When people feel their most basic beliefs about God and ethics and morality are being violated by some Government program, I think the program ought to be either not funded by the government (let private non-profit corporations and free enterprise do it without direct government subsidy) or else a fund ought to be established for people to pay into what they would otherwise pay in tax.

So, for the strict pacifists, they shouldn't have to pay for military spending beyond the costs of medical care for military personnel. People who oppose abortion or stem cell research shouldn't have to pay for government medical research or or Medicaid-funded abortions. And people who "have sworn upon the alter of God eternal hostility against every form of tyranny imposed upon the mind of man" shouldn't have to pay for our military or financial aid to despots and dictators. And strict vegetarians shouldn't need to pay for the agricultural policies that support the beef, pork, or chicken industries. With the exception of military spending and funding abortions for poor women, I'd say in most of these cases the government should just stop supporting these sorts of policies that violate some people's most basic sense of right and wrong. It's just easier to not fund stem cell research with the public purse and let others fund such things with private funds or public funds from more local sources (states, counties, cities, whatever).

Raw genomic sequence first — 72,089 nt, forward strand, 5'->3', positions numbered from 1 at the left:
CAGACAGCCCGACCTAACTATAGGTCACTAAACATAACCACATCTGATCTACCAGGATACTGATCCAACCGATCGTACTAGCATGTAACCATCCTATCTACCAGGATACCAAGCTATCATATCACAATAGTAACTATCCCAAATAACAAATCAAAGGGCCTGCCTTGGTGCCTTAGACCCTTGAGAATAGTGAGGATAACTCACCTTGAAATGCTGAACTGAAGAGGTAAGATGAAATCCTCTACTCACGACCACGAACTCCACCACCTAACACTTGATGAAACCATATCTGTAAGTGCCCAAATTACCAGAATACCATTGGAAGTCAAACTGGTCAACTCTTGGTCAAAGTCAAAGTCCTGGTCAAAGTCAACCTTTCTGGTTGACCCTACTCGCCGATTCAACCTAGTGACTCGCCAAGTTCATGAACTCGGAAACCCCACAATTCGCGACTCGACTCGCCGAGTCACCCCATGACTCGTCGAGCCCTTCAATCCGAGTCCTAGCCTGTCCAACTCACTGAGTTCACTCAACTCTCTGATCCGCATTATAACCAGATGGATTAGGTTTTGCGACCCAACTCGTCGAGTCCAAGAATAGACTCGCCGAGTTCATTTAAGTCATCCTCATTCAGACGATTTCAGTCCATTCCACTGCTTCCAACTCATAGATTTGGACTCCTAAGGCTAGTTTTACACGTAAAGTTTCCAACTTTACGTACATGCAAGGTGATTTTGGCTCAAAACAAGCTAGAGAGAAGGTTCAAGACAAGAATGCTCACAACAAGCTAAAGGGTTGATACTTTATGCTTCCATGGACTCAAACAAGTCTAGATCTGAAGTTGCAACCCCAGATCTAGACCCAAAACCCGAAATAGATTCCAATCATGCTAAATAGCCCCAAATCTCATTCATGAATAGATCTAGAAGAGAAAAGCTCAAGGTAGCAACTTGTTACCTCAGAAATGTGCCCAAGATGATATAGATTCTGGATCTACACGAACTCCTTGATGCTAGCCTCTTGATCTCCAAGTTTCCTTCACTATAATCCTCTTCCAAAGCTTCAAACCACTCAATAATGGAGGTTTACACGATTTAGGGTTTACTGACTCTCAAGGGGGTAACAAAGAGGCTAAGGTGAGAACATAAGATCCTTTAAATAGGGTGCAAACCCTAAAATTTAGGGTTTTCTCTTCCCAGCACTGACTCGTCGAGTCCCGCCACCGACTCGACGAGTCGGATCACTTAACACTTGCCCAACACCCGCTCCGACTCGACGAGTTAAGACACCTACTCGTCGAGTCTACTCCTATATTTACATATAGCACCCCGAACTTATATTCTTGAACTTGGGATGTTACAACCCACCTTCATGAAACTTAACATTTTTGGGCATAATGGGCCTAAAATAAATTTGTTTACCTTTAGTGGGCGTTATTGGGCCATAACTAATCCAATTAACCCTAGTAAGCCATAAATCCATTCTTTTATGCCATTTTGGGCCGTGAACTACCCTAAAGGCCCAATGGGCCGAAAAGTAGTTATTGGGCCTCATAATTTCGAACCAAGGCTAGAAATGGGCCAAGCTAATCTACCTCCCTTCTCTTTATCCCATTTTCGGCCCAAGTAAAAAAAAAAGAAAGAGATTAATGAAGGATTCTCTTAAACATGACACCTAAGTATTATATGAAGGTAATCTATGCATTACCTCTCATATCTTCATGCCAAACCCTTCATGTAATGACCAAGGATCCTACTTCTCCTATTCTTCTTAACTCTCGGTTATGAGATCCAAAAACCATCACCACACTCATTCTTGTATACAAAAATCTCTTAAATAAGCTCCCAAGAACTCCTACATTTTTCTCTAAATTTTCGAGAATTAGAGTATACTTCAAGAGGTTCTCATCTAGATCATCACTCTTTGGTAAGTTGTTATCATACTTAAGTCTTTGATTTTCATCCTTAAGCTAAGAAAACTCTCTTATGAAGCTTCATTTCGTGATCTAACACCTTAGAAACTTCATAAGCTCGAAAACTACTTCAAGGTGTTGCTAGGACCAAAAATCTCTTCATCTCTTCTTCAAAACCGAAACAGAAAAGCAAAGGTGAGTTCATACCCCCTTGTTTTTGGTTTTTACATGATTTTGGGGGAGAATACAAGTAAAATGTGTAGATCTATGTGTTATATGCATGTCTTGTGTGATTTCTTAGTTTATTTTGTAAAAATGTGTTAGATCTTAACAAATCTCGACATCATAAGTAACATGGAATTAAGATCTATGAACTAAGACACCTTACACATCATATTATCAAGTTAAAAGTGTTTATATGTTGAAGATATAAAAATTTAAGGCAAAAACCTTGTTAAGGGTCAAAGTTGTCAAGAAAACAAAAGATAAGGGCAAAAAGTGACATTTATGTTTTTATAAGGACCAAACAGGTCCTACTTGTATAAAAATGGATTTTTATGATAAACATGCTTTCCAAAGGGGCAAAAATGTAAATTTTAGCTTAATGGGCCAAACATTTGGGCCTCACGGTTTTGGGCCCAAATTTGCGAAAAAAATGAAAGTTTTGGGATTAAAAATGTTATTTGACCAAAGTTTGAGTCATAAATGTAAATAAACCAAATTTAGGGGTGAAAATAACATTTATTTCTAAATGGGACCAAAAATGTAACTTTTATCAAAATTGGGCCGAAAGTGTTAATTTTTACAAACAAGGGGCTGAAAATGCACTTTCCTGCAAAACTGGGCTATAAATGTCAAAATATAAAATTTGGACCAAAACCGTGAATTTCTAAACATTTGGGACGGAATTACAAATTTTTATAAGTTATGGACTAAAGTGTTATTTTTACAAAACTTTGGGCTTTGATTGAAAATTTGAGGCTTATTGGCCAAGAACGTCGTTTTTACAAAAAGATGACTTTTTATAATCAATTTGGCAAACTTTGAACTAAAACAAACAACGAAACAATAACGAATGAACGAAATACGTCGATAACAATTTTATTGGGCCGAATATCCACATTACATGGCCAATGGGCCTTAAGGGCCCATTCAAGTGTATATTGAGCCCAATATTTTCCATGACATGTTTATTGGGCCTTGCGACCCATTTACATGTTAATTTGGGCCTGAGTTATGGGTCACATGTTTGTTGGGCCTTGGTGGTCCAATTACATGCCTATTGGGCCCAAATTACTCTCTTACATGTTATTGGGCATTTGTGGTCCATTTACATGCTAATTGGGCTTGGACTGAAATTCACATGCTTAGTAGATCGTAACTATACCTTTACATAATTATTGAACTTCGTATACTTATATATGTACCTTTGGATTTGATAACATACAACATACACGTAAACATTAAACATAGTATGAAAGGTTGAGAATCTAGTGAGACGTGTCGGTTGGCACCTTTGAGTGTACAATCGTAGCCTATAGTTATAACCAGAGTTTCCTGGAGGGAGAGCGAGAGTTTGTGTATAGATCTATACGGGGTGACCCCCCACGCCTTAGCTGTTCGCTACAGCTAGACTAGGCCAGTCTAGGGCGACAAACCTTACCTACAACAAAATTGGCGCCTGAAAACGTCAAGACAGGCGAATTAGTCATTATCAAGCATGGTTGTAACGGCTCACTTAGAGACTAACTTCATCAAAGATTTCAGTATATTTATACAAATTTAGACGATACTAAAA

But when policies can't be abandoned to protect the minority from the tyranny of the majority another possibility would be these alternative funds. One could fund only medical care for veterans and government workers (including military personnel). Another might fund some utterly non-controversial government project such as environmental clean-ups, maintaining national parks, paying down the national debt, or subsidizing affordable drugs and quality medical care for sick people in poor countries. When people pay their income tax they should have a chance to testify that they have a strong ethical belief that is violated by some form of government spending (such as military or abortion funding), and so rather than having their funds go into the general revenue of the United States government they demand that their money go only into one or more of these funds.